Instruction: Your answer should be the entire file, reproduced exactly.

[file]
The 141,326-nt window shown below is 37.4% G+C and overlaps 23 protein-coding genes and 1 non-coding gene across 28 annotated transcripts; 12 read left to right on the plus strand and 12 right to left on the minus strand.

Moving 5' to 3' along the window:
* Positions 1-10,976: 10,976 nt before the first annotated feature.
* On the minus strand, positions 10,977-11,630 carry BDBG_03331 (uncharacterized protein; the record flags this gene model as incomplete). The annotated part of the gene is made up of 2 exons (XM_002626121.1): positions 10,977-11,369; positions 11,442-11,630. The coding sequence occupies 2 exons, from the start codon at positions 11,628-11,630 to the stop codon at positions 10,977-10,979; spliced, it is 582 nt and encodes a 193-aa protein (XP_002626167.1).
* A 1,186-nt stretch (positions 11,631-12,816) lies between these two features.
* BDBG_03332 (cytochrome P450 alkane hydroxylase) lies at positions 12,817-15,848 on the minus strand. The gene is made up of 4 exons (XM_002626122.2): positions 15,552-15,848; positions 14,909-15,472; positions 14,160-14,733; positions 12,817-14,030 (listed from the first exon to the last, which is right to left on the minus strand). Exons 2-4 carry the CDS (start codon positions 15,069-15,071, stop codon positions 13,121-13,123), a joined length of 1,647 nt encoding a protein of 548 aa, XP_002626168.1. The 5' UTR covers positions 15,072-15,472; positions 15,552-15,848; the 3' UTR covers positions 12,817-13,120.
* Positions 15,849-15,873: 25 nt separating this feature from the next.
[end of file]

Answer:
The 141,326-nt window shown below is 37.4% G+C and overlaps 23 protein-coding genes and 1 non-coding gene across 28 annotated transcripts; 12 read left to right on the plus strand and 12 right to left on the minus strand.

Moving 5' to 3' along the window:
* Positions 1-10,976: 10,976 nt before the first annotated feature.
* On the minus strand, positions 10,977-11,630 carry BDBG_03331 (uncharacterized protein; the record flags this gene model as incomplete). The annotated part of the gene is made up of 2 exons (XM_002626121.1): positions 10,977-11,369; positions 11,442-11,630. The coding sequence occupies 2 exons, from the start codon at positions 11,628-11,630 to the stop codon at positions 10,977-10,979; spliced, it is 582 nt and encodes a 193-aa protein (XP_002626167.1).
* A 1,186-nt stretch (positions 11,631-12,816) lies between these two features.
* BDBG_03332 (cytochrome P450 alkane hydroxylase) lies at positions 12,817-15,848 on the minus strand. The gene is made up of 4 exons (XM_002626122.2): positions 15,552-15,848; positions 14,909-15,472; positions 14,160-14,733; positions 12,817-14,030 (listed from the first exon to the last, which is right to left on the minus strand). Exons 2-4 carry the CDS (start codon positions 15,069-15,071, stop codon positions 13,121-13,123), a joined length of 1,647 nt encoding a protein of 548 aa, XP_002626168.1. The 5' UTR covers positions 15,072-15,472; positions 15,552-15,848; the 3' UTR covers positions 12,817-13,120.
* Positions 15,849-15,873: 25 nt separating this feature from the next.